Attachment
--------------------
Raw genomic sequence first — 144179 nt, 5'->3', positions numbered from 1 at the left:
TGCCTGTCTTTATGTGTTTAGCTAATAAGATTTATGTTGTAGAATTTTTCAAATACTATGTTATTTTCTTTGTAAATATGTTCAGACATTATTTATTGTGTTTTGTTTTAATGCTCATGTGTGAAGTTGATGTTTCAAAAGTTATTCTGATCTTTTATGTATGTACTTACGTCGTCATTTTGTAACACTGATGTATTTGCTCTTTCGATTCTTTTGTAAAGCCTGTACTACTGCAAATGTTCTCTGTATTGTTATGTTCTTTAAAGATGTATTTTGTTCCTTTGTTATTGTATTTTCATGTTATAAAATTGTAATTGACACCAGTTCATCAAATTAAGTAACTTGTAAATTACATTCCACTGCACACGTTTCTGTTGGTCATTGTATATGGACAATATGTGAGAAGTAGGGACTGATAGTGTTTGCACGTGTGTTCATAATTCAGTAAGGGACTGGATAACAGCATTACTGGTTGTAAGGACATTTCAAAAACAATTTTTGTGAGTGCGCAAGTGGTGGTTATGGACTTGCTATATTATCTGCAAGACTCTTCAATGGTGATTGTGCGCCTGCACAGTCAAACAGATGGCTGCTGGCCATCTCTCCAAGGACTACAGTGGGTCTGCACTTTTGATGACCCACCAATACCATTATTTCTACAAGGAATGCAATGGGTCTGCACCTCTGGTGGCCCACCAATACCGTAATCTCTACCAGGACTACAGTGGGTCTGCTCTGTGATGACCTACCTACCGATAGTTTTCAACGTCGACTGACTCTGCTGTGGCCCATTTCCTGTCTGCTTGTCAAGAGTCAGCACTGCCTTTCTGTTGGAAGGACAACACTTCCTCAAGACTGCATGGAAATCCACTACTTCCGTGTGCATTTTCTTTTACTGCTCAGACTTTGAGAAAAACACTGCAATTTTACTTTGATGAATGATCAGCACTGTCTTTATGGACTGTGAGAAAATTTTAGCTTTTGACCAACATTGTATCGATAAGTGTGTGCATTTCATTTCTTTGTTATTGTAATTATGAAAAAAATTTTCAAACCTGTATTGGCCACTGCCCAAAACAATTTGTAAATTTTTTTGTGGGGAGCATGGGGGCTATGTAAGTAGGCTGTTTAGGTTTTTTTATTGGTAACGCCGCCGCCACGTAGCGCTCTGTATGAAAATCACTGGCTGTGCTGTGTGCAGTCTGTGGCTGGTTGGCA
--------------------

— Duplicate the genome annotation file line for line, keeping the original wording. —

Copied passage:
Raw genomic sequence first — 144179 nt, 5'->3', positions numbered from 1 at the left:
TGCCTGTCTTTATGTGTTTAGCTAATAAGATTTATGTTGTAGAATTTTTCAAATACTATGTTATTTTCTTTGTAAATATGTTCAGACATTATTTATTGTGTTTTGTTTTAATGCTCATGTGTGAAGTTGATGTTTCAAAAGTTATTCTGATCTTTTATGTATGTACTTACGTCGTCATTTTGTAACACTGATGTATTTGCTCTTTCGATTCTTTTGTAAAGCCTGTACTACTGCAAATGTTCTCTGTATTGTTATGTTCTTTAAAGATGTATTTTGTTCCTTTGTTATTGTATTTTCATGTTATAAAATTGTAATTGACACCAGTTCATCAAATTAAGTAACTTGTAAATTACATTCCACTGCACACGTTTCTGTTGGTCATTGTATATGGACAATATGTGAGAAGTAGGGACTGATAGTGTTTGCACGTGTGTTCATAATTCAGTAAGGGACTGGATAACAGCATTACTGGTTGTAAGGACATTTCAAAAACAATTTTTGTGAGTGCGCAAGTGGTGGTTATGGACTTGCTATATTATCTGCAAGACTCTTCAATGGTGATTGTGCGCCTGCACAGTCAAACAGATGGCTGCTGGCCATCTCTCCAAGGACTACAGTGGGTCTGCACTTTTGATGACCCACCAATACCATTATTTCTACAAGGAATGCAATGGGTCTGCACCTCTGGTGGCCCACCAATACCGTAATCTCTACCAGGACTACAGTGGGTCTGCTCTGTGATGACCTACCTACCGATAGTTTTCAACGTCGACTGACTCTGCTGTGGCCCATTTCCTGTCTGCTTGTCAAGAGTCAGCACTGCCTTTCTGTTGGAAGGACAACACTTCCTCAAGACTGCATGGAAATCCACTACTTCCGTGTGCATTTTCTTTTACTGCTCAGACTTTGAGAAAAACACTGCAATTTTACTTTGATGAATGATCAGCACTGTCTTTATGGACTGTGAGAAAATTTTAGCTTTTGACCAACATTGTATCGATAAGTGTGTGCATTTCATTTCTTTGTTATTGTAATTATGAAAAAAATTTTCAAACCTGTATTGGCCACTGCCCAAAACAATTTGTAAATTTTTTTGTGGGGAGCATGGGGGCTATGTAAGTAGGCTGTTTAGGTTTTTTTATTGGTAACGCCGCCGCCACGTAGCGCTCTGTATGAAAATCACTGGCTGTGCTGTGTGCAGTCTGTGGCTGGTTGGCA